recommended reading

Campbell out as MHS CIO, Gates to close Defense CIO's office

The Military Health System on Aug. 5 abruptly transferred its chief information officer to a temporary assignment at the Defense Department's office of the chief information officer, an organization the department will soon shutter, Nextgov has learned.

Multiple government and industry sources confirmed that Charles Campbell was detailed to the CIO's office, also known as the Office of the Assistant Secretary of Defense for Networks and Information Integration, this month, but Pentagon and MHS spokesmen did not reply to queries for official confirmation as of press deadline.

Sources told Nextgov that Mary Ann Rockey, MHS deputy CIO for acquisition, will take over Campbell's duties while he is on a 120-day assignment at ASD/NII.

Defense Secretary Robert Gates said at a press briefing on Monday that he planned to eliminate ASD/NII in an effort to cut $100 billion from the Pentagon budget during the next five years.

In the wake of Gates' plan to eliminate the technology office, Campbell's transfer to ASD/NII looks like he is being pushed out of a top management position, said sources familiar with the transfer and who asked to remain anonymous.

At about the same time Gates was making his announcement, Sen. Roger Wicker, R-Miss., put a hold on the nomination of Dr. Jonathan Woodson to be assistant secretary of Defense for health affairs. Woodson said at his confirmation hearing on Aug. 3 that he considered development of a new electronic health record for Defense one of his key priorities. Woodson is a vascular surgeon who practices at the Boston Medical Center in Massachusetts and is an associate dean at Boston University.

Tara DiJulio, a spokeswoman for Wicker, said the senator put the nomination on hold because he was concerned about an amendment to the Senate version of the fiscal 2011 Defense authorization bill that would allow military servicewomen to obtain abortion care at military hospitals even if they use their own funds. Wicker spent most of his time at Woodson's confirmation hearing to voice his opposition to the amendment, which Sen. Roland Burris, D-Ill., sponsored.

DiJulio said Wicker did not believe Woodson adequately addressed concerns about the impact the amendment would have on military hospitals, and he will keep the nomination on hold until Woodson provides detailed answers to questions the senator asked at the hearing.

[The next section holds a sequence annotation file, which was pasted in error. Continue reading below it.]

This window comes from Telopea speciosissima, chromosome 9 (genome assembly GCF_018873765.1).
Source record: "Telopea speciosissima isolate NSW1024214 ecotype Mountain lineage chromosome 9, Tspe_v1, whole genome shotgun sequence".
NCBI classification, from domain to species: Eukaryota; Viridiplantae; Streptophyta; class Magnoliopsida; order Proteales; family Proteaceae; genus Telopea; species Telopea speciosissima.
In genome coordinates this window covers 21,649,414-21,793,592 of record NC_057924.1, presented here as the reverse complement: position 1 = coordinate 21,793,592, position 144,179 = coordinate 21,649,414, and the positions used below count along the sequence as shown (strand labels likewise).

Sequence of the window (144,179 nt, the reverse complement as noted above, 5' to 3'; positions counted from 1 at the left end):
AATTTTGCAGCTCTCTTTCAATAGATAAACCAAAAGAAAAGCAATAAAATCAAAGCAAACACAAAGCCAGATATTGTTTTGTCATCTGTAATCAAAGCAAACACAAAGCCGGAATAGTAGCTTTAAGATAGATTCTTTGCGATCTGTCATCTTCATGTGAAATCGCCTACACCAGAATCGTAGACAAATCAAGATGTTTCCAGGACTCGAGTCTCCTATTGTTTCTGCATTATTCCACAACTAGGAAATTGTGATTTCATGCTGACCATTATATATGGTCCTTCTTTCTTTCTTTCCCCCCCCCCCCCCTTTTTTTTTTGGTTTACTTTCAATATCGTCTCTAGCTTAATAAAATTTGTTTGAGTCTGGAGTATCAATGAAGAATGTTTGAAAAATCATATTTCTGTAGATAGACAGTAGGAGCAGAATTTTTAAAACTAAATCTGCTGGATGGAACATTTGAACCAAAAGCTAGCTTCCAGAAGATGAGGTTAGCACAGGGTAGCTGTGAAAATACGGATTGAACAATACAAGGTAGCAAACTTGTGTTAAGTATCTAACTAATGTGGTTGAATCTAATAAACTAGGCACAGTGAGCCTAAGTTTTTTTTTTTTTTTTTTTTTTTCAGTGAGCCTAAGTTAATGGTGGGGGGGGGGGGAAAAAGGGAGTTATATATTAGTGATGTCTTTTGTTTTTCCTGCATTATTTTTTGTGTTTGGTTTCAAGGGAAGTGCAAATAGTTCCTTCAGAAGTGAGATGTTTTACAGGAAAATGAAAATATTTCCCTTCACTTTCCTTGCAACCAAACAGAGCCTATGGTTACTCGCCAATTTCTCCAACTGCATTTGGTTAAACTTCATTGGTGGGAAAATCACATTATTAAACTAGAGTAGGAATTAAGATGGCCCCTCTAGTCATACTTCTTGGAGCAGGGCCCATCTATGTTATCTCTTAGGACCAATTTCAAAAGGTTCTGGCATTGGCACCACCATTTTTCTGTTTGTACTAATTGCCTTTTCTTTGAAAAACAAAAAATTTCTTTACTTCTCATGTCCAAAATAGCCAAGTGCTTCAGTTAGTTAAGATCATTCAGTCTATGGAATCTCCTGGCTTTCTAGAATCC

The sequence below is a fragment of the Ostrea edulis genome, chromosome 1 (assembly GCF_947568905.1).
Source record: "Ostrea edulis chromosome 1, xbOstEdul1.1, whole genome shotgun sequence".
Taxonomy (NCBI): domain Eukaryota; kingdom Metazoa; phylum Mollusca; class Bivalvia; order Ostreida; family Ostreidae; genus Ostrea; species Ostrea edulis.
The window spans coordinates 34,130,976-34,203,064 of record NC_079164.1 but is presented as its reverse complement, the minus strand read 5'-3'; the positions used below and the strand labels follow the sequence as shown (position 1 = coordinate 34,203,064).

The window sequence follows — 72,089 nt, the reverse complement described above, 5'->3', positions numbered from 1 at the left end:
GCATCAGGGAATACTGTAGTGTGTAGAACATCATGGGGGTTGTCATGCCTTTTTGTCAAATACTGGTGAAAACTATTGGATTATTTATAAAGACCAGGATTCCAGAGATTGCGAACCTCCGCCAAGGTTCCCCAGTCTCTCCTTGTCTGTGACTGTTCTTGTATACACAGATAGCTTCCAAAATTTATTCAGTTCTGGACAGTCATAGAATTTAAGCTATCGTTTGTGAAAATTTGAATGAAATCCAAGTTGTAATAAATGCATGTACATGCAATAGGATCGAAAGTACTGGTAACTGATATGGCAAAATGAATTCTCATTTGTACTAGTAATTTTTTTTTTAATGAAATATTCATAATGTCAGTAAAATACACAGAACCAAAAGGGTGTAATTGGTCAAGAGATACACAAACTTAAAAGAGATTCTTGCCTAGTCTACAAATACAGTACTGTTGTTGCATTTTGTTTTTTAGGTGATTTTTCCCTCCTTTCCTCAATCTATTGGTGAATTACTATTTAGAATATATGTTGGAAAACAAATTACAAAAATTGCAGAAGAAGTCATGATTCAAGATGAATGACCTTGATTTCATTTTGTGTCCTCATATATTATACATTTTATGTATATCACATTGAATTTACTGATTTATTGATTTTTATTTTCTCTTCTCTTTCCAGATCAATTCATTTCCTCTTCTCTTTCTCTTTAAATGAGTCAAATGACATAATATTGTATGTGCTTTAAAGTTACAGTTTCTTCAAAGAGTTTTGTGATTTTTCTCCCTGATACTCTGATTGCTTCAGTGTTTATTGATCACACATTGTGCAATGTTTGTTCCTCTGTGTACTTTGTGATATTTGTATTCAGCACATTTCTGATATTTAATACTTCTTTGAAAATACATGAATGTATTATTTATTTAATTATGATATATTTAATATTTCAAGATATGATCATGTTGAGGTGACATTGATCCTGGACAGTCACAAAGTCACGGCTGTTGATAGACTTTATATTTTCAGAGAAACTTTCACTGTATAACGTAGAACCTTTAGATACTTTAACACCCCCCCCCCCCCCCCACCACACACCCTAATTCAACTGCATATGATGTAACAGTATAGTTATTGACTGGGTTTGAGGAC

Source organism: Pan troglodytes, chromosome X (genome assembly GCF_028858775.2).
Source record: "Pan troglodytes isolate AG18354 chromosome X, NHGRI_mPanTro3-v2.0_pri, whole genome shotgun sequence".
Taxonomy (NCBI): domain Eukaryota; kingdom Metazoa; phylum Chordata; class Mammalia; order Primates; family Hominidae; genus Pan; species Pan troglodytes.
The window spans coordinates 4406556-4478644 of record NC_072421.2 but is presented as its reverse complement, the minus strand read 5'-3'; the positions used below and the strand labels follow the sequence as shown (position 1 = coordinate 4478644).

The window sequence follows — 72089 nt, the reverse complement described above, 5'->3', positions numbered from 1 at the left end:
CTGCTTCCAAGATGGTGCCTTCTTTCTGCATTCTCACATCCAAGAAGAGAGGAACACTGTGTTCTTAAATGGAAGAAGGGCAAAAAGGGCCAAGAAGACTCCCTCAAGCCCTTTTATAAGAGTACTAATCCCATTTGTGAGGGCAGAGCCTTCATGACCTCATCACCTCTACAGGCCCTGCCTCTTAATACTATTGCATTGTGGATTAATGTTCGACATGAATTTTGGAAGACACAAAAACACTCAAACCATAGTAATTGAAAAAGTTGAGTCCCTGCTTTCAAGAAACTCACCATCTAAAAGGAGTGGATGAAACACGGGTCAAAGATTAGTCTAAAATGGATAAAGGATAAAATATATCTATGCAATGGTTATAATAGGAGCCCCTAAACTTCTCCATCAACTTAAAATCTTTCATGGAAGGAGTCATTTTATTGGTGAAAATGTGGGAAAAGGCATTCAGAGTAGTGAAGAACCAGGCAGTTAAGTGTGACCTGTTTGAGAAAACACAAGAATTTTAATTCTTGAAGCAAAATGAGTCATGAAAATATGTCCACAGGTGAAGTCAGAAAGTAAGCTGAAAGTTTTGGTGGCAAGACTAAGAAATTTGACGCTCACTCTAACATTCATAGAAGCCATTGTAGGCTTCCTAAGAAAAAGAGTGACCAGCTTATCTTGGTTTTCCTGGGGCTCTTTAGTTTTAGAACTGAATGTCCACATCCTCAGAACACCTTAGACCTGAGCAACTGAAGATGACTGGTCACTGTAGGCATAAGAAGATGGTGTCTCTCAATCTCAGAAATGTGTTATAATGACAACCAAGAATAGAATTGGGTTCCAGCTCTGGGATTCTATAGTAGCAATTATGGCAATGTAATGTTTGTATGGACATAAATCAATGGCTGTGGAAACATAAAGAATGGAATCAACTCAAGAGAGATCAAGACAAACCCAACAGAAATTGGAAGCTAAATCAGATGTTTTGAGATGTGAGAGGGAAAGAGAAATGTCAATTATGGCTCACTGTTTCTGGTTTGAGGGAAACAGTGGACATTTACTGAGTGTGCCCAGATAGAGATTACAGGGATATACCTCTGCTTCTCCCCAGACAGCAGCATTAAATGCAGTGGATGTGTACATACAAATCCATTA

Campbell's transfer puts development of a new Defense electronic health record system on hold and leaves a leadership vacuum for the Virtual Lifetime Electronic Record, a medical record for all service members and veterans that Defense is creating in conjunction with the Veterans Affairs Department, sources told Nextgov. But the move will make it easier for Woodson to pick his own CIO when and if confirmed, sources said.

Threatwatch Alert

Thousands of cyber attacks occur each day

See the latest threats


Close [ x ] More from Nextgov

Thank you for subscribing to newsletters from
We think these reports might interest you:

  • Featured Content from RSA Conference: Dissed by NIST

    Learn more about the latest draft of the U.S. National Institute of Standards and Technology guidance document on authentication and lifecycle management.

  • PIV- I And Multifactor Authentication: The Best Defense for Federal Government Contractors

    This white paper explores NIST SP 800-171 and why compliance is critical to federal government contractors, especially those that work with the Department of Defense, as well as how leveraging PIV-I credentialing with multifactor authentication can be used as a defense against cyberattacks

  • Toward A More Innovative Government

    This research study aims to understand how state and local leaders regard their agency’s innovation efforts and what they are doing to overcome the challenges they face in successfully implementing these efforts.

  • From Volume to Value: UK’s NHS Digital Provides U.S. Healthcare Agencies A Roadmap For Value-Based Payment Models

    The U.S. healthcare industry is rapidly moving away from traditional fee-for-service models and towards value-based purchasing that reimburses physicians for quality of care in place of frequency of care.

  • GBC Flash Poll: Is Your Agency Safe?

    Federal leaders weigh in on the state of information security

  • Data-Centric Security vs. Database-Level Security

    Database-level encryption had its origins in the 1990s and early 2000s in response to very basic risks which largely revolved around the theft of servers, backup tapes and other physical-layer assets. As noted in Verizon’s 2014, Data Breach Investigations Report (DBIR)1, threats today are far more advanced and dangerous.


When you download a report, your information may be shared with the underwriters of that document.